The Unsustainable U.S. Current Account Position Revisited
University of California, Berkeley - Department of Economics; Centre for Economic Policy Research (CEPR); National Bureau of Economic Research (NBER)
Harvard University - Department of Economics; National Bureau of Economic Research (NBER)
CEPR Discussion Paper No. 5416
We show that the when one takes into account the global equilibrium ramifications of an unwinding of the US current account deficit, currently running at more than 6% of GDP, the potential collapse of the dollar becomes considerably larger than our previous estimates (Obstfeld and Rogoff 2000a) - as much as 30% or even higher. It is true that global capital market deepening appears to have accelerated over the past decade (a fact documented by Lane and Milesi-Ferreti (2003, 2004) and recently emphasized by outgoing US Federal Reserve Chairman Alan Greenspan), and that this deepening may have helped allowed the United States to a record-breaking string of deficits. Unfortunately, however, global capital market deepening turns out to be of only modest help in mitigating the dollar decline that will almost inevitably occur in the wake of global current account adjustment. As the analysis of our earlier papers (2000a,b) showed, and the model of this paper reinforces, adjustments to large current account shifts depend mainly on the flexibility and global integration of goods and factor markets. Whereas the dollar's decline may be benign as in the 1980s, we argue that the current conjuncture more closely parallels the early 1970s, when the Bretton Woods system collapsed. Finally, we use our model to dispel some common misconceptions about what kinds of shifts are needed to help close the US current account imbalance. For example, faster growth abroad helps only if it is relatively concentrated in nontradable goods; faster productivity growth in foreign tradable goods will actually exacerbate the US adjustment problem.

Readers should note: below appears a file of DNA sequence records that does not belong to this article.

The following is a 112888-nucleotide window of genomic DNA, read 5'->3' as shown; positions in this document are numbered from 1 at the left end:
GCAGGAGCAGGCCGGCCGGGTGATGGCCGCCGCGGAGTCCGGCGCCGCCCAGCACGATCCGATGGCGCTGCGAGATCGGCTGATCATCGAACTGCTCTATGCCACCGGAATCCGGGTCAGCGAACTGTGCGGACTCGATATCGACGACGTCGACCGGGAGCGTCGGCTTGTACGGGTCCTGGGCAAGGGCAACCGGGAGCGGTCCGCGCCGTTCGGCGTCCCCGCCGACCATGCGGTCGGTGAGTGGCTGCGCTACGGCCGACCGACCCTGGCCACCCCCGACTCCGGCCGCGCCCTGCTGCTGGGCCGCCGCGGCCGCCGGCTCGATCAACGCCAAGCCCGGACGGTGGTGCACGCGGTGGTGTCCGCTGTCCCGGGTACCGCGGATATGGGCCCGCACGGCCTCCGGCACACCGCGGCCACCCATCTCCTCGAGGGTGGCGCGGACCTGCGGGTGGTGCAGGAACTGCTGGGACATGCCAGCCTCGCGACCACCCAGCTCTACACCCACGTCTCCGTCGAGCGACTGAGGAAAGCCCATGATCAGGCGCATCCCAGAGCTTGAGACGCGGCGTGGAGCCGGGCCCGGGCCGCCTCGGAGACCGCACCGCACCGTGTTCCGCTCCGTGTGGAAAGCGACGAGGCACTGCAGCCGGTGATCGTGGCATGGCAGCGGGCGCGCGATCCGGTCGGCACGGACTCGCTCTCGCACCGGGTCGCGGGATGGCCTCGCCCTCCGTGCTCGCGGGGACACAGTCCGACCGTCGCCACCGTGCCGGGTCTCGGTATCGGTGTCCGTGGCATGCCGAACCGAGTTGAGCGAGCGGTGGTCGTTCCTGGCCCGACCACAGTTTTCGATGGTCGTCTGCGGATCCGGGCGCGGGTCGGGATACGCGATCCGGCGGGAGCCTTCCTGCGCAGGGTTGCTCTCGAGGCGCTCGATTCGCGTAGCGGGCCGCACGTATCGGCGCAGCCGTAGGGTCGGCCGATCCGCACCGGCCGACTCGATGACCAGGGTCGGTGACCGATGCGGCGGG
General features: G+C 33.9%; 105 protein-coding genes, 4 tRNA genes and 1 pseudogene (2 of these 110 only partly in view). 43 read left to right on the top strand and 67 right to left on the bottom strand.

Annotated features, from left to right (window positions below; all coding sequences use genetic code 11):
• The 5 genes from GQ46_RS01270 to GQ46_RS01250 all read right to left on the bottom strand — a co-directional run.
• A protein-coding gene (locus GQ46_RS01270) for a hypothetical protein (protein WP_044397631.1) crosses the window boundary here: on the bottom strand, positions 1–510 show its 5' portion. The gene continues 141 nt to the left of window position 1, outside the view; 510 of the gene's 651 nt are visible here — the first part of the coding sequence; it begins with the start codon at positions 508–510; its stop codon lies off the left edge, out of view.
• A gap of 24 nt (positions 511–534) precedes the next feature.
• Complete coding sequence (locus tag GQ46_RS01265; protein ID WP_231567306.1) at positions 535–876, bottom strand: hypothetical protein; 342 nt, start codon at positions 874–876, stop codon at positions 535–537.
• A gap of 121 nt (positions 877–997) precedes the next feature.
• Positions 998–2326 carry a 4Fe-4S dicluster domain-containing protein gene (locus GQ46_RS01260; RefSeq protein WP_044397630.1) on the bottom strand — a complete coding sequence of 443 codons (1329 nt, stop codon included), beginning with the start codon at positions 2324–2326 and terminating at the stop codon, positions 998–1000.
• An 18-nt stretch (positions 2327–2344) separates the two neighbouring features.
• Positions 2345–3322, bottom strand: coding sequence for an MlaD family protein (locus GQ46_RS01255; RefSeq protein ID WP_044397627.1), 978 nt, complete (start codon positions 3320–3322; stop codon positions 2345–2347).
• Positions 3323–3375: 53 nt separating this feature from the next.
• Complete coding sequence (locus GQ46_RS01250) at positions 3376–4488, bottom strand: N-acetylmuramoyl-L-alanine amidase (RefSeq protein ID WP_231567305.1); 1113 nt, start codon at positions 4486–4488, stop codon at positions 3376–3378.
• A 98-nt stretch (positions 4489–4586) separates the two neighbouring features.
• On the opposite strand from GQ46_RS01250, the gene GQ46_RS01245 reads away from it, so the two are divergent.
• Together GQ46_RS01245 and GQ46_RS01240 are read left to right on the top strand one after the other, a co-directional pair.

Number of Pages in PDF File: 54
Keywords: External imbalance, net foreign assets, real exchange rate, sustainability, US current account deficit
JEL Classification: F21, F32, F36, F41
Date posted: March 27, 2006
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